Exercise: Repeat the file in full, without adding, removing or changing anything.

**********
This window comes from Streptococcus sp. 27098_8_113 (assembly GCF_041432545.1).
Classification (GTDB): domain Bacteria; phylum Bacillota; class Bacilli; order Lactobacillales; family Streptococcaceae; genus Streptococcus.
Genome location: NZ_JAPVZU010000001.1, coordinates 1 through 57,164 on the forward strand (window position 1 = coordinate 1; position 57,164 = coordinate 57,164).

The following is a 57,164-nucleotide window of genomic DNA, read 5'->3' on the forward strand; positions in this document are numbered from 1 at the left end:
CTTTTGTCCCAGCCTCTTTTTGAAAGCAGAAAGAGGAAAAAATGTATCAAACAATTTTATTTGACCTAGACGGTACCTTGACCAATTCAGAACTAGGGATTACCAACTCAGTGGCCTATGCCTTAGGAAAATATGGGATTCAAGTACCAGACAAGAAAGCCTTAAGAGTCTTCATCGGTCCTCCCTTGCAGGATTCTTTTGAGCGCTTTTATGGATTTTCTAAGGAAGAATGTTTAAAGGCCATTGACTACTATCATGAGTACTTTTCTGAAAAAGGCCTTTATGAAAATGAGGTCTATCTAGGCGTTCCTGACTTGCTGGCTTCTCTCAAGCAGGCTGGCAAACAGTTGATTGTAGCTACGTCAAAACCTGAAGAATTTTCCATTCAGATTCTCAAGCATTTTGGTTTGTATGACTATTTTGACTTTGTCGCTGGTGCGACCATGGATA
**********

This window comes from Streptococcus sp. 27098_8_113 (assembly GCF_041432545.1).
Classification (GTDB): domain Bacteria; phylum Bacillota; class Bacilli; order Lactobacillales; family Streptococcaceae; genus Streptococcus.
Genome location: NZ_JAPVZU010000001.1, coordinates 1 through 57,164 on the forward strand (window position 1 = coordinate 1; position 57,164 = coordinate 57,164).

The following is a 57,164-nucleotide window of genomic DNA, read 5'->3' on the forward strand; positions in this document are numbered from 1 at the left end:
CTTTTGTCCCAGCCTCTTTTTGAAAGCAGAAAGAGGAAAAAATGTATCAAACAATTTTATTTGACCTAGACGGTACCTTGACCAATTCAGAACTAGGGATTACCAACTCAGTGGCCTATGCCTTAGGAAAATATGGGATTCAAGTACCAGACAAGAAAGCCTTAAGAGTCTTCATCGGTCCTCCCTTGCAGGATTCTTTTGAGCGCTTTTATGGATTTTCTAAGGAAGAATGTTTAAAGGCCATTGACTACTATCATGAGTACTTTTCTGAAAAAGGCCTTTATGAAAATGAGGTCTATCTAGGCGTTCCTGACTTGCTGGCTTCTCTCAAGCAGGCTGGCAAACAGTTGATTGTAGCTACGTCAAAACCTGAAGAATTTTCCATTCAGATTCTCAAGCATTTTGGTTTGTATGACTATTTTGACTTTGTCGCTGGTGCGACCATGGATA